Old November 15th 17, 01:14 AM posted to rec.photo.digital
Eric Stevens
external usenet poster
 
Posts: 12,467
Default Ripe Apples

On Tue, 14 Nov 2017 03:24:05 -0800 (PST), Whisky-dave
wrote:

Second you can't replace the screen with another of
different spec while retaining your existing hardware.


You can with a mac, just connect up the second monitor, I thought you could so that with PCs too, but maybe you can't.
But then again I've no reason to want to change my displat as I got the one I wanted with the computer.

Adding a second monitor is not the same as replacing the first one.


Why would we bother with those when we can buy sperate boxes where one can go on the floor on on the desk top.
You see desk tops were getting in the way they couldn't fit on the desk top !
so like you need space on the floor where they got kicked and of course one thing that you;ve ignored is that being at that level they suck in much more dust than they woukld on the desk.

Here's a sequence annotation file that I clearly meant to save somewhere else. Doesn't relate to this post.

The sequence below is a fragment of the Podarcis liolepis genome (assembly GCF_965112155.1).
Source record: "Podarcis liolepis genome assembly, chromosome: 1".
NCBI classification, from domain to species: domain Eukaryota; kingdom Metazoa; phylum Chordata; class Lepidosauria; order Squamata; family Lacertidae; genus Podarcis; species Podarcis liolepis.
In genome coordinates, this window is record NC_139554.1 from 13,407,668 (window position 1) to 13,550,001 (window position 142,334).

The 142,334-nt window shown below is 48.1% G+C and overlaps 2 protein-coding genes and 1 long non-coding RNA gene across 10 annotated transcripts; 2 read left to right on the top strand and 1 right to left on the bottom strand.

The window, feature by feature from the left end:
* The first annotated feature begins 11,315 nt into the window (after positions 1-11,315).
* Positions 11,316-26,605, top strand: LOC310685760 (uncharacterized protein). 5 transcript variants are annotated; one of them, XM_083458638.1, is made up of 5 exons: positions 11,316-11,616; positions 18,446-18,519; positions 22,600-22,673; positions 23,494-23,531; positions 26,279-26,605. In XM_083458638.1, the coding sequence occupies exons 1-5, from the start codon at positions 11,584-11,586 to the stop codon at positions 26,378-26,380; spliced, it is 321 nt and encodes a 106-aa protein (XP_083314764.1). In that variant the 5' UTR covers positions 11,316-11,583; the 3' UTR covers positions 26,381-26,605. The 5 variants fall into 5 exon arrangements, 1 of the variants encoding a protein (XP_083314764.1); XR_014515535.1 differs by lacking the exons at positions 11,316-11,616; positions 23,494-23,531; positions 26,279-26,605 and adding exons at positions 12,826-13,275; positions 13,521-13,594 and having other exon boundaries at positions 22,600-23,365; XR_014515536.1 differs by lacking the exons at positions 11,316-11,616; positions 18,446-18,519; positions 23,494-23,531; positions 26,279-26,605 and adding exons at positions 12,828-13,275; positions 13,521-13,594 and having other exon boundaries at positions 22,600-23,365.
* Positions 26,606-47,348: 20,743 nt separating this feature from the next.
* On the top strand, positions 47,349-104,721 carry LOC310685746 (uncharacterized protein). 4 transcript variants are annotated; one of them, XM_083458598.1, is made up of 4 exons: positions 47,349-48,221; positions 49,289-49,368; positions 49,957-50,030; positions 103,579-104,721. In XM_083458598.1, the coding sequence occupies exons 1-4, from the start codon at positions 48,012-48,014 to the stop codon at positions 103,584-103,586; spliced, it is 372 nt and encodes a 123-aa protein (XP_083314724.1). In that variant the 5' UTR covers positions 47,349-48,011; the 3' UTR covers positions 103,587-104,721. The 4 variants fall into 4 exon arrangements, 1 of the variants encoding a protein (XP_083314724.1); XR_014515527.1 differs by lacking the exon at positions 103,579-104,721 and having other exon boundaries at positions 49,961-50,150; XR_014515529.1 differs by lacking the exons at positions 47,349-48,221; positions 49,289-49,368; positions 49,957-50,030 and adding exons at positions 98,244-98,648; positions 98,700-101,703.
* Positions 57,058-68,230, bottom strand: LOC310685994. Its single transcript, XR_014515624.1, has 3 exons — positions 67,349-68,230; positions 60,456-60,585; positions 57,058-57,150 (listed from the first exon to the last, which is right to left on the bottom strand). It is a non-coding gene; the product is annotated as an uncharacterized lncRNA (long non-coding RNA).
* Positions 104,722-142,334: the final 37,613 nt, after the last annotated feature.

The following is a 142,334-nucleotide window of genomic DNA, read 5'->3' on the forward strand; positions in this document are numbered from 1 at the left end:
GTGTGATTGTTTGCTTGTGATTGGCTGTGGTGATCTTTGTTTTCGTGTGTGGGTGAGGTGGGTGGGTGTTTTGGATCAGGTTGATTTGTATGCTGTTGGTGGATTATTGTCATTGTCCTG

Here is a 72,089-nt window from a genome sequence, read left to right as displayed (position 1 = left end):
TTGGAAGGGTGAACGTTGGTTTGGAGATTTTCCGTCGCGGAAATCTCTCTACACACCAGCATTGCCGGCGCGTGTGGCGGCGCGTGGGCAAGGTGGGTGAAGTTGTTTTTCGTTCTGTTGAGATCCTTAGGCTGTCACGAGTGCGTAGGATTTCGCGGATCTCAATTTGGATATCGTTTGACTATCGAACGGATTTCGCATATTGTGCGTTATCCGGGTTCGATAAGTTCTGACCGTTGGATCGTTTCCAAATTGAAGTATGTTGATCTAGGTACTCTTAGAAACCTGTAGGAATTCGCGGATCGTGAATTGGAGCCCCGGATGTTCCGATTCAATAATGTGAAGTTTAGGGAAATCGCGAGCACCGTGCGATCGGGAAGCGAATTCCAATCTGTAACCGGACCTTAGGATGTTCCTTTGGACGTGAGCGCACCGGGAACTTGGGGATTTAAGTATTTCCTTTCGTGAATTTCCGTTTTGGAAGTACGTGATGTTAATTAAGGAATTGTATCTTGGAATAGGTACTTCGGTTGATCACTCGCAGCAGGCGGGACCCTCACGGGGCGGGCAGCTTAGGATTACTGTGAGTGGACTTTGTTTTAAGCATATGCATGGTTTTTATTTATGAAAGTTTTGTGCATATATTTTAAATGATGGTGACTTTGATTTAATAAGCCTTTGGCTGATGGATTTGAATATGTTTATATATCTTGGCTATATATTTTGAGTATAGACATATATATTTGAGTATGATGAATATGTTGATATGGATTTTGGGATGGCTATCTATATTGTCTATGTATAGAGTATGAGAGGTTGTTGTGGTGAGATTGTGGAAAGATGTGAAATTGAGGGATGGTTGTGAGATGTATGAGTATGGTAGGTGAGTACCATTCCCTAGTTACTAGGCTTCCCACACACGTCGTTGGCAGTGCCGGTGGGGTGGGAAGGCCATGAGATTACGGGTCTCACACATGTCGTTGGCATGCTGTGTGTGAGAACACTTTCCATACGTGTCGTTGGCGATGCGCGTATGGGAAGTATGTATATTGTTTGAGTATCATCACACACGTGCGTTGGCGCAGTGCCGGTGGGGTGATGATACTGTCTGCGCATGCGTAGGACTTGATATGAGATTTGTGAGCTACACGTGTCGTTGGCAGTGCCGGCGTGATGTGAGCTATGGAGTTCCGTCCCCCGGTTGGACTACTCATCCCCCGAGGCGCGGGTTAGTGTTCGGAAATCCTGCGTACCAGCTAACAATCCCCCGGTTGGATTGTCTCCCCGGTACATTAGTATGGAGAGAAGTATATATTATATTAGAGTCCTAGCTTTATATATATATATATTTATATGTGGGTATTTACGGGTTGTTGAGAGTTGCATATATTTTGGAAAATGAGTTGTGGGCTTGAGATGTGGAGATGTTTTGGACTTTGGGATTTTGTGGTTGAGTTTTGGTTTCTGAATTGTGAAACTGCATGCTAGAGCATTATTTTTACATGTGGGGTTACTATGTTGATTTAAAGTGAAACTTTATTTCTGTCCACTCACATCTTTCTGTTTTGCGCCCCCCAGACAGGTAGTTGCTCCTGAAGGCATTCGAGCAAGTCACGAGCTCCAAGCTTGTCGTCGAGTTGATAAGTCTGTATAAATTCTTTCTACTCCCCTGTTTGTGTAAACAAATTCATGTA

I'm not working in a zoo and I have never had problems with dust.


So the advantage of my iMac is that I don't need extra space on the desk or on the floor or anywhere else. This is one of the reasons all in ones are popular and why iMacs sell.
You do know that the popularity of labtops is because they are all in one and portable, but again people make their own choices don't they.

I would be tempted too if I was in that situation. But I'm not.
--

Regards,

Eric Stevens
  #70  
Old November 15th 17, 01:43 AM posted to rec.photo.digital
nospam
external usenet poster
 
Posts: 22,085
Default Ripe Apples

In article , Eric Stevens
wrote:

And when using a gloss monitor, although the highlights and mid range
colors are great, it is very difficult to see gradations of color in the
shadow to dark areas.

complete nonsense.

Most people may not care, but I do. I know the
gloss on Apple branded monitors is not as high as it used to be, but I
prefer to work on a matte surfaced monitor.

only because you've used ****ty glossy displays.

Gee, they were all Apple branded products.


so what?

nobody said everything apple makes is perfect.


All they do is deny that the Apple product under discussion has any
faults. 'They' being you.


bull****. i never said anything remotely close to that.

peter made the ludicrous and unfounded claim that retina displays have
issues with the shadows. that's complete nonsense, entirely fabricated
by him solely to argue.